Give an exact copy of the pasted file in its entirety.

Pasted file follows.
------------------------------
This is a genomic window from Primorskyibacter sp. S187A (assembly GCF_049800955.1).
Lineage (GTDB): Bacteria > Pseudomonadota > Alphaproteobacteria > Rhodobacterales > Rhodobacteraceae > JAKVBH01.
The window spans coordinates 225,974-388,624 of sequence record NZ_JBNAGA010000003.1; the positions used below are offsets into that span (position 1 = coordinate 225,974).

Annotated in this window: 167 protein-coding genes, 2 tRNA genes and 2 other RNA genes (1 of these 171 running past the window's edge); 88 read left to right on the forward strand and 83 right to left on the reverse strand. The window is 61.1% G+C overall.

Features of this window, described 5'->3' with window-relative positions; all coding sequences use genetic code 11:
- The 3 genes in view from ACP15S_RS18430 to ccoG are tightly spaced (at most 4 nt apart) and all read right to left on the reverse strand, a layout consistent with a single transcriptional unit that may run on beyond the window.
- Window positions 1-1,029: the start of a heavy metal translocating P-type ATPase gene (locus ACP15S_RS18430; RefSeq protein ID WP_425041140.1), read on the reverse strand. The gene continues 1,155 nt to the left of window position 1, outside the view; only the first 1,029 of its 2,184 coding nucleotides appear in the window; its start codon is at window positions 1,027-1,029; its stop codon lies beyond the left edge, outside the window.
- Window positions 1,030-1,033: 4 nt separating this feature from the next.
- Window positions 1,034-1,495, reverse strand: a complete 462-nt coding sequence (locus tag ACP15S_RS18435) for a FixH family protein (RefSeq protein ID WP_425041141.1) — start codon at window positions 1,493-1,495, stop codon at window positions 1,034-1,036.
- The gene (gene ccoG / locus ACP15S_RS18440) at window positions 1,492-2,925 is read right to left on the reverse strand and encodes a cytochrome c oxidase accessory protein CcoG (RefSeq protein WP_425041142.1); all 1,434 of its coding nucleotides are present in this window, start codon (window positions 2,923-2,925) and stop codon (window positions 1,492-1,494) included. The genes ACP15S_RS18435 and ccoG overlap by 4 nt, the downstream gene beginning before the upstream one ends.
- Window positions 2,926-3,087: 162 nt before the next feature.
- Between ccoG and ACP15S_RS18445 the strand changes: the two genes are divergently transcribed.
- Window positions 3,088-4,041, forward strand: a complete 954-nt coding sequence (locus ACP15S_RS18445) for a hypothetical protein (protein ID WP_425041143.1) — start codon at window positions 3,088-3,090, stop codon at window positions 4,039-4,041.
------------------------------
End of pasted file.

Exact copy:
This is a genomic window from Primorskyibacter sp. S187A (assembly GCF_049800955.1).
Lineage (GTDB): Bacteria > Pseudomonadota > Alphaproteobacteria > Rhodobacterales > Rhodobacteraceae > JAKVBH01.
The window spans coordinates 225,974-388,624 of sequence record NZ_JBNAGA010000003.1; the positions used below are offsets into that span (position 1 = coordinate 225,974).

Annotated in this window: 167 protein-coding genes, 2 tRNA genes and 2 other RNA genes (1 of these 171 running past the window's edge); 88 read left to right on the forward strand and 83 right to left on the reverse strand. The window is 61.1% G+C overall.

Features of this window, described 5'->3' with window-relative positions; all coding sequences use genetic code 11:
- The 3 genes in view from ACP15S_RS18430 to ccoG are tightly spaced (at most 4 nt apart) and all read right to left on the reverse strand, a layout consistent with a single transcriptional unit that may run on beyond the window.
- Window positions 1-1,029: the start of a heavy metal translocating P-type ATPase gene (locus ACP15S_RS18430; RefSeq protein ID WP_425041140.1), read on the reverse strand. The gene continues 1,155 nt to the left of window position 1, outside the view; only the first 1,029 of its 2,184 coding nucleotides appear in the window; its start codon is at window positions 1,027-1,029; its stop codon lies beyond the left edge, outside the window.
- Window positions 1,030-1,033: 4 nt separating this feature from the next.
- Window positions 1,034-1,495, reverse strand: a complete 462-nt coding sequence (locus tag ACP15S_RS18435) for a FixH family protein (RefSeq protein ID WP_425041141.1) — start codon at window positions 1,493-1,495, stop codon at window positions 1,034-1,036.
- The gene (gene ccoG / locus ACP15S_RS18440) at window positions 1,492-2,925 is read right to left on the reverse strand and encodes a cytochrome c oxidase accessory protein CcoG (RefSeq protein WP_425041142.1); all 1,434 of its coding nucleotides are present in this window, start codon (window positions 2,923-2,925) and stop codon (window positions 1,492-1,494) included. The genes ACP15S_RS18435 and ccoG overlap by 4 nt, the downstream gene beginning before the upstream one ends.
- Window positions 2,926-3,087: 162 nt before the next feature.
- Between ccoG and ACP15S_RS18445 the strand changes: the two genes are divergently transcribed.
- Window positions 3,088-4,041, forward strand: a complete 954-nt coding sequence (locus ACP15S_RS18445) for a hypothetical protein (protein ID WP_425041143.1) — start codon at window positions 3,088-3,090, stop codon at window positions 4,039-4,041.